As Black audiences have been introduced to Bill Pickett Invitational Rodeo, the more they have embraced and, in turn, taken pride in this otherwise overlooked piece of their history. But it is just as important for the association to introduce its brand and its place in American history to audiences of all ethnicities.
“We have diverse audiences coming to our rodeos,” said Howard-Cunningham. “We want to educate people to see there are talented and skilled Black cowboys and cowgirls in these rodeos.
“One of the reasons to partner with PBR is to tell that story to everybody—no matter the color of their skin or ethnic background. They need to know what the trueness of history is and see history is still being made.”
It is not the first time the Bill Pickett Invitational Rodeo has leaned on others to help illuminate its story.
Much like the Los Angeles Lakers of the NBA, Bill Pickett events have drawn Black celebrities.
Glynn Turman, James Pickens Jr., Reginald T. Dorsey and Obba Babatundé have been featured in grand entries from the beginning. Others — like Pam Grier, Lisa Raye, Jennifer Raye, Chris Rock, Jamie Foxx and Danny Glover — have also made a strong impression.
In 1984, Vason called Turman and Glover to ask if they would serve as grand marshals on horseback and welcome the crowd at his Los Angeles rodeo. Turman got more involved. As the rodeo unfolded, he was on horseback as a pickup man during the rough stock events, did some hazing during the steer wrestling, and helped the rodeo hands gather cattle.
Babatundé has also been a featured performer during the grand entry.
“I absolutely love it,” Babatundé said. “I love it because people that know me from my career are always pleasantly surprised and shocked when they see me around horses and the way I ride. I had a signature move that I did for years.”
He would ride into the rodeo arena with both hands extended out to the side parallel to the ground. He would hold the reins between his teeth and ride in at a full gallop. Using only his legs and knees, he would command the horse to turn left or right, slow down or stop.
Audiences and spectators would be in awe of his horsemanship skills.
Afterward, Babatundé often would make his way up into the stands, where he would receive a similar reaction from one year to the next. He would ask, “Have you been here before?”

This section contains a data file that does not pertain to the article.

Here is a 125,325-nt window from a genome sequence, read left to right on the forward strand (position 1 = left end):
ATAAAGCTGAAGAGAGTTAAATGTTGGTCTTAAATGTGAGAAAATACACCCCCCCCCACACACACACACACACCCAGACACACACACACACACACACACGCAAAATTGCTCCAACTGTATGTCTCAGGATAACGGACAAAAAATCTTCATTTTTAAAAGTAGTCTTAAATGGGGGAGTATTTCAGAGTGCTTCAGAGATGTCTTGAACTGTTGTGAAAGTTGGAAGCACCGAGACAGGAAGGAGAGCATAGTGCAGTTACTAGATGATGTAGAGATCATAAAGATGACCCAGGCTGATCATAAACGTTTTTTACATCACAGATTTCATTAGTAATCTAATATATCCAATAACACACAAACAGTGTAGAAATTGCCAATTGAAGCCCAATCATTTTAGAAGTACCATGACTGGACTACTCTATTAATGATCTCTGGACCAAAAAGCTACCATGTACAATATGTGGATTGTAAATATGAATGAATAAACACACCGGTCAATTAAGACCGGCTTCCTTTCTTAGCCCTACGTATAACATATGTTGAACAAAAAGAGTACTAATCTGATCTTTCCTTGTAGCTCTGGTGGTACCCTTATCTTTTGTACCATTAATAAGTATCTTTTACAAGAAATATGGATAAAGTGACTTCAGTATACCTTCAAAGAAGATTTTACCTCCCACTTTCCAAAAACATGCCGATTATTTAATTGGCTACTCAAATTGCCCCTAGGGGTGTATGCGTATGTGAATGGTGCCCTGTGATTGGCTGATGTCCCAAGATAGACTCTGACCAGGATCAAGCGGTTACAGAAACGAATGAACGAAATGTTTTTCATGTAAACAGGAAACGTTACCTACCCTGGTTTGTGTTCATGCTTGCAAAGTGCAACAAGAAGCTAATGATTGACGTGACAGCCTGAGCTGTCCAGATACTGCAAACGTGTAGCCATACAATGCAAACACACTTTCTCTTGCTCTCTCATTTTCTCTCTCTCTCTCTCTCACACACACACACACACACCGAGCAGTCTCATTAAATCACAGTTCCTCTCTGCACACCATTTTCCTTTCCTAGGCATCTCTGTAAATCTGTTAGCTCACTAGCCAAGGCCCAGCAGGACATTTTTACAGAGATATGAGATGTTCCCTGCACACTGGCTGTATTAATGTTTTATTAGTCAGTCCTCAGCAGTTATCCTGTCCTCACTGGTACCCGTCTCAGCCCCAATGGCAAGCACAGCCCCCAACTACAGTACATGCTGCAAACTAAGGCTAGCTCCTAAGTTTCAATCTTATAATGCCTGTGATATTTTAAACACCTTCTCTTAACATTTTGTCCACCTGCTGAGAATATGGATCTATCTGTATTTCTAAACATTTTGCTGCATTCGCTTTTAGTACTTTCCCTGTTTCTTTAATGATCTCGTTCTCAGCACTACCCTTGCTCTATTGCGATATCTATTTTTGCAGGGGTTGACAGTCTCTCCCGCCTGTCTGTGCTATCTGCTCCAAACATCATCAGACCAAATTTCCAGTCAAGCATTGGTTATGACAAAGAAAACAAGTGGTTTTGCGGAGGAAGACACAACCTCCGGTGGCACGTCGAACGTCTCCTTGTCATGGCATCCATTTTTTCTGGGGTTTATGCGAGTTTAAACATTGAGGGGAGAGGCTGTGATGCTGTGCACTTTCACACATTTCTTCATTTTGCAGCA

The response was almost always, “It’s my first time.”
“At the Bill Pickett Rodeo — generally every year — over 80 percent of the audience are first-timers,” said Babatundé, who enjoys the smiles, shrieks, and shrills of excitement that come with introducing urban audiences to a lifelong passion that has provided his extraordinary life with balance.
Five generations have grown up knowing the Bill Pickett Invitational Rodeo, which continues to celebrate the history of Black cowboys and cowgirls and their contribution to the development of the West and to allow today’s Black cowboys and cowgirls an opportunity to showcase their skills and compete in rodeo without exclusion.
“It really represents the best of the best,” said Babatundé. “I’m so honored to be a part of that tradition. I’m so proud to be a member in good standing, and I’m honored that they allow me to be identified as one of their grand marshals.”
Howard-Cunningham concluded, “I feel we are obligated to create the highest-level platform we can for the cowboys and cowgirls to participate in. And, at the same time, find a way that’s entertaining for people to learn and get exposed to rodeo. If we can coordinate those things and make it fun as an event, we are successful. Nobody does it the way we do it, and I take pride in that.”
Keith Ryan Cartwright, a former editorial director and senior writer for PBR.com, is the author of the forthcoming book, “Black Cowboys of Rodeo: Unsung Heroes from Harlem to Hollywood and the American West,” which will be released wherever books are sold Nov. 1. Cartwright is contributing an ongoing series featuring Black cowboys and cowgirls throughout the 2021 season.